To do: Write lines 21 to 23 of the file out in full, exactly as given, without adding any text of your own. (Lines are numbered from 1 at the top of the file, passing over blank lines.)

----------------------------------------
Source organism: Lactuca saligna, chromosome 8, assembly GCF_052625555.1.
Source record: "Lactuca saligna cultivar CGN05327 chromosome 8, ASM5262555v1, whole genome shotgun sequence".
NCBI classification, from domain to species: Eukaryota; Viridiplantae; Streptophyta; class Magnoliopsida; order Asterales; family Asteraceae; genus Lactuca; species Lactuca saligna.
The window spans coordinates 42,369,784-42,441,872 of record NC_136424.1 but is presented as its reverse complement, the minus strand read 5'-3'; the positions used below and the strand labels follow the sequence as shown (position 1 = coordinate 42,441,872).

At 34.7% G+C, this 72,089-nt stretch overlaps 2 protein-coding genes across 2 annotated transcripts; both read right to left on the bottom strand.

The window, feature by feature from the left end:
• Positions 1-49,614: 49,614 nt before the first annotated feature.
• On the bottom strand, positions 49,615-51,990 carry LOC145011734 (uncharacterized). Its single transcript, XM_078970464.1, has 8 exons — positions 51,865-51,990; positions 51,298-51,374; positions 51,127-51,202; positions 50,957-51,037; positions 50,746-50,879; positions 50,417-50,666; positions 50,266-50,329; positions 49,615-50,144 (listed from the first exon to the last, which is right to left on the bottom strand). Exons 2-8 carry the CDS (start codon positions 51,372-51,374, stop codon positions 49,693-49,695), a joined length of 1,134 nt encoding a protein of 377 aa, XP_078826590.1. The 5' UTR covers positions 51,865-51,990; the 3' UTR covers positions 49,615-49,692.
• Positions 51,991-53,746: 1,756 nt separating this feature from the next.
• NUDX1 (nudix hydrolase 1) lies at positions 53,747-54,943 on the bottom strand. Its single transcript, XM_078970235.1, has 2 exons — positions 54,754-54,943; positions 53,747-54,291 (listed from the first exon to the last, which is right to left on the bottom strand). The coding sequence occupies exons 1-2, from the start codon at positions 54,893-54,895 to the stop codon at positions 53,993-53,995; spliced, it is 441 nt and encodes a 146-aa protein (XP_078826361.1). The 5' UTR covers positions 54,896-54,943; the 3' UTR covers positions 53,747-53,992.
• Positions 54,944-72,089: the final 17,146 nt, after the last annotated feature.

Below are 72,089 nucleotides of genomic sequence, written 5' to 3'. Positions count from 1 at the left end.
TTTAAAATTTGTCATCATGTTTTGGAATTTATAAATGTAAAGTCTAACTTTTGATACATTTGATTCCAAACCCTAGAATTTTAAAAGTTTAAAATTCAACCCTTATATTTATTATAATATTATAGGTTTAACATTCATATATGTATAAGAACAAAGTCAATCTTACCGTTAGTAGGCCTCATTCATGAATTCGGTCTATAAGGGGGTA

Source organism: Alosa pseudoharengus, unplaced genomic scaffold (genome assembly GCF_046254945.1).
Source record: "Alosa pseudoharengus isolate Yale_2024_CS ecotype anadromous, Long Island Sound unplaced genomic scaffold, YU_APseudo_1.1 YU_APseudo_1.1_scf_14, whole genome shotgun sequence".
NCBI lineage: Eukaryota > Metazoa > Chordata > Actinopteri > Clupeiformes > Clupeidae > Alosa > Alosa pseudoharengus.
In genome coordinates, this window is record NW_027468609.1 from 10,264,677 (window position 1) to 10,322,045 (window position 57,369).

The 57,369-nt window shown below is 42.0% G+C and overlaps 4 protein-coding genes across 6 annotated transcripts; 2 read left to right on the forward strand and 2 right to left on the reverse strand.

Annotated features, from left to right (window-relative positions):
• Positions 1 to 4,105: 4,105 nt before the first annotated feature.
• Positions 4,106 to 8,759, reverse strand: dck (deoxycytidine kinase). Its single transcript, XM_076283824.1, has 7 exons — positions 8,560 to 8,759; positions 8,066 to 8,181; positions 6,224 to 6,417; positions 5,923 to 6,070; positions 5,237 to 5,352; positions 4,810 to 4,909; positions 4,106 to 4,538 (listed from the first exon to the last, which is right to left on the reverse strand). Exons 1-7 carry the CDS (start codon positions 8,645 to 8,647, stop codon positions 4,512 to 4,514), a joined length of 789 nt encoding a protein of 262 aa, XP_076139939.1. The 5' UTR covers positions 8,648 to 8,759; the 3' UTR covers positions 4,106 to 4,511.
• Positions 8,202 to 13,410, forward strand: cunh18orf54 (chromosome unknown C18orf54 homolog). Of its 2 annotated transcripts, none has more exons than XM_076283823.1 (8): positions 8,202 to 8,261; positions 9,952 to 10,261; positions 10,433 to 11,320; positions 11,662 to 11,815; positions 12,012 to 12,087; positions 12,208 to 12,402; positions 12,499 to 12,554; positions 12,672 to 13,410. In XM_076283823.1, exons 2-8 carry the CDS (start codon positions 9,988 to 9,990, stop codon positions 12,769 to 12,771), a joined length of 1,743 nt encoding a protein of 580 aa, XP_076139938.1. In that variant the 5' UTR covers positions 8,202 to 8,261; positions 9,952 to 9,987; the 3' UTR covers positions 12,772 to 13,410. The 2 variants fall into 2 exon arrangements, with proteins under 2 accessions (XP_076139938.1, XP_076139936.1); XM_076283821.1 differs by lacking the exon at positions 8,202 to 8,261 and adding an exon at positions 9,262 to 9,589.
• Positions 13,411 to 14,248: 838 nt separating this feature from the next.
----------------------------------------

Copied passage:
• Positions 4,106 to 8,759, reverse strand: dck (deoxycytidine kinase). Its single transcript, XM_076283824.1, has 7 exons — positions 8,560 to 8,759; positions 8,066 to 8,181; positions 6,224 to 6,417; positions 5,923 to 6,070; positions 5,237 to 5,352; positions 4,810 to 4,909; positions 4,106 to 4,538 (listed from the first exon to the last, which is right to left on the reverse strand). Exons 1-7 carry the CDS (start codon positions 8,645 to 8,647, stop codon positions 4,512 to 4,514), a joined length of 789 nt encoding a protein of 262 aa, XP_076139939.1. The 5' UTR covers positions 8,648 to 8,759; the 3' UTR covers positions 4,106 to 4,511.
• Positions 8,202 to 13,410, forward strand: cunh18orf54 (chromosome unknown C18orf54 homolog). Of its 2 annotated transcripts, none has more exons than XM_076283823.1 (8): positions 8,202 to 8,261; positions 9,952 to 10,261; positions 10,433 to 11,320; positions 11,662 to 11,815; positions 12,012 to 12,087; positions 12,208 to 12,402; positions 12,499 to 12,554; positions 12,672 to 13,410. In XM_076283823.1, exons 2-8 carry the CDS (start codon positions 9,988 to 9,990, stop codon positions 12,769 to 12,771), a joined length of 1,743 nt encoding a protein of 580 aa, XP_076139938.1. In that variant the 5' UTR covers positions 8,202 to 8,261; positions 9,952 to 9,987; the 3' UTR covers positions 12,772 to 13,410. The 2 variants fall into 2 exon arrangements, with proteins under 2 accessions (XP_076139938.1, XP_076139936.1); XM_076283821.1 differs by lacking the exon at positions 8,202 to 8,261 and adding an exon at positions 9,262 to 9,589.
• Positions 13,411 to 14,248: 838 nt separating this feature from the next.